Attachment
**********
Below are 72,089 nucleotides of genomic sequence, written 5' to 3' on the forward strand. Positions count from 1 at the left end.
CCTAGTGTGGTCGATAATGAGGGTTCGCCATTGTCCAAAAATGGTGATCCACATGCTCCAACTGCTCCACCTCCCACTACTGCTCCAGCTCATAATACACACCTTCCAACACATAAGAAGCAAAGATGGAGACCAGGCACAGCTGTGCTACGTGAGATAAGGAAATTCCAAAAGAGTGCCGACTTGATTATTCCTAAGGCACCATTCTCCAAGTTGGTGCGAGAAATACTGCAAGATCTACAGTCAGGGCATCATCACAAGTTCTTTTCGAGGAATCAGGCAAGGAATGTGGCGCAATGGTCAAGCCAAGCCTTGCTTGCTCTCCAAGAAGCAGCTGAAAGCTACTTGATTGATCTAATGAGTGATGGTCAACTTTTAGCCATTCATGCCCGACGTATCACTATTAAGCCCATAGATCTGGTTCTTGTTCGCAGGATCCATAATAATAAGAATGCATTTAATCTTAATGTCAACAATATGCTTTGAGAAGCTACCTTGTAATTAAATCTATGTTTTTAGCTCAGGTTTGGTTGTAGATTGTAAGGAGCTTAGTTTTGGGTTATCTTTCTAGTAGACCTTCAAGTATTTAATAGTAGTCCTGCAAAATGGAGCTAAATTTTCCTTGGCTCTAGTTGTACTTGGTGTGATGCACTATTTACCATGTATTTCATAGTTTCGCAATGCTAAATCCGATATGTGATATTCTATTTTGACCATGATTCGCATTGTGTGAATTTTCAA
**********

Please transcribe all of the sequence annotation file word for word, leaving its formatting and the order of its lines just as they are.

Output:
Below are 72,089 nucleotides of genomic sequence, written 5' to 3' on the forward strand. Positions count from 1 at the left end.
CCTAGTGTGGTCGATAATGAGGGTTCGCCATTGTCCAAAAATGGTGATCCACATGCTCCAACTGCTCCACCTCCCACTACTGCTCCAGCTCATAATACACACCTTCCAACACATAAGAAGCAAAGATGGAGACCAGGCACAGCTGTGCTACGTGAGATAAGGAAATTCCAAAAGAGTGCCGACTTGATTATTCCTAAGGCACCATTCTCCAAGTTGGTGCGAGAAATACTGCAAGATCTACAGTCAGGGCATCATCACAAGTTCTTTTCGAGGAATCAGGCAAGGAATGTGGCGCAATGGTCAAGCCAAGCCTTGCTTGCTCTCCAAGAAGCAGCTGAAAGCTACTTGATTGATCTAATGAGTGATGGTCAACTTTTAGCCATTCATGCCCGACGTATCACTATTAAGCCCATAGATCTGGTTCTTGTTCGCAGGATCCATAATAATAAGAATGCATTTAATCTTAATGTCAACAATATGCTTTGAGAAGCTACCTTGTAATTAAATCTATGTTTTTAGCTCAGGTTTGGTTGTAGATTGTAAGGAGCTTAGTTTTGGGTTATCTTTCTAGTAGACCTTCAAGTATTTAATAGTAGTCCTGCAAAATGGAGCTAAATTTTCCTTGGCTCTAGTTGTACTTGGTGTGATGCACTATTTACCATGTATTTCATAGTTTCGCAATGCTAAATCCGATATGTGATATTCTATTTTGACCATGATTCGCATTGTGTGAATTTTCAA